www.borago.cl
    Nueva Costanera 3467, Vitacura
  • On April 24, 2013
    Gabriel O’Rorke answered the question: Gabriel O’Rorke

    What is the best new café in Santiago?

    @Faustina The best new café in Santiago has to be Faustina. Run by three Argentine brothers, it opened in January 2013 and serves Italian coffee brewed to perfection, along with home-baked goods, sandwiches and salads.

    Tucked away on a corner of Andrés Bello in the district of Providencia, this Italian style café has a funky, minimalist vibe with wooden tables, art deco chairs and a long bar along the window for people spotting.

    Service is fast and friendly, and coffee comes with a small glass of water (a nice Argentine touch which isn't often found in Santiago). A nice touch is the way they serve Americano as an espresso shot, plus a jug of boiling water so you can water it down to taste.

    For breakfast, there's freshly squeezed raspberry or orange juice, muffins, toasted sandwiches and, of course, coffee - both take away and sit in. At lunchtime, the bustle is mainly made up from office workers coming in for a salad or sandwich, followed by one of the famous Faustina chocolate brownies - dark and perfectly stodgy, they are dangerous and delicious in equal measure!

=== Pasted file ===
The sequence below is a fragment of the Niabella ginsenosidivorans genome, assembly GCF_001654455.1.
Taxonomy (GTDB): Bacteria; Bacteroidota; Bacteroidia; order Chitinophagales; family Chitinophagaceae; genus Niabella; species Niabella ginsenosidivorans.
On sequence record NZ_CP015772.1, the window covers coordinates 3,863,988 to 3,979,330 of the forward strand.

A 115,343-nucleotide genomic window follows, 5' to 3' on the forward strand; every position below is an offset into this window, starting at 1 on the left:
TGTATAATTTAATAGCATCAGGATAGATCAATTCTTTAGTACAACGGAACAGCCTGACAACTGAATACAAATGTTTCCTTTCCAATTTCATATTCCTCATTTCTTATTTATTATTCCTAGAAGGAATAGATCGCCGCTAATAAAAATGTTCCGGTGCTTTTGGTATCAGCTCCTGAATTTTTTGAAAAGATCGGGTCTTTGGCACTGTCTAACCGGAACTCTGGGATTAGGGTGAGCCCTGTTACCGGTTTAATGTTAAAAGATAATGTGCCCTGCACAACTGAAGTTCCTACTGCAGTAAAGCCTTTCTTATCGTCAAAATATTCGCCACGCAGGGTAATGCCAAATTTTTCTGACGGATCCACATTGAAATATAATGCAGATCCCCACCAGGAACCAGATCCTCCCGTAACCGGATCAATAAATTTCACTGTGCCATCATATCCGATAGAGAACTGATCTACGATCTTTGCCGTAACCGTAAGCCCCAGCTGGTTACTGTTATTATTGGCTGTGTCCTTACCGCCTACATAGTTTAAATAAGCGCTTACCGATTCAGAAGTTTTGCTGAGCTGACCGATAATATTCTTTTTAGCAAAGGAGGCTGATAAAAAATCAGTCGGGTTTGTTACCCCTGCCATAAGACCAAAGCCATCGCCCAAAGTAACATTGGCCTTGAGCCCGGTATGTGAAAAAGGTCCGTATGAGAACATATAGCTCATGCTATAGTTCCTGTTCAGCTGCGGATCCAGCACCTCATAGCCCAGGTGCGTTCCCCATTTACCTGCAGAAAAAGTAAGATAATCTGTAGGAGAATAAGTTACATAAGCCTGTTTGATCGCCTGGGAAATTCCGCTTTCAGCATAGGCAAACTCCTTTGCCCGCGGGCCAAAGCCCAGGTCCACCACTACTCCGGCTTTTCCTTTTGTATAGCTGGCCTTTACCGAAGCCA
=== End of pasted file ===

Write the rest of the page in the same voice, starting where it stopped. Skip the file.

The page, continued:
Opening hours: Monday to Sunday 8am to 9pm
    http://faustinacafe.cl
    Andrés Bello 2177, Providencia
  • On April 23, 2013
    Gabriel O’Rorke answered the question: Gabriel O’Rorke

    What are the best stores for designer clothing in Santiago?

    For a range of labels all under one roof head to the new Costanera Center in Las Condes. Not only is this 6-floor mall part of the tallest sky scraper in Latin America, but it has a range of outlets including medium and high-end designers.

    As well as stand-alone shops - from Adolfo Dominguez to Armani Exchange - there are also shopping centers within the shopping center! Falabella is the best for designer clothing stocking international labels like Ralph Lauren.

    If you prefer to be out in the elements then it's all about Alonso de Córdova in the Vitacura neighborhood. This leafy residential area has wide streets, plenty of restaurants and a line up of designer shops to rival Fifth Avenue. There's Louis Vuitton, Armani, Ferragamo, Hermès and many more.
  • On April 23, 2013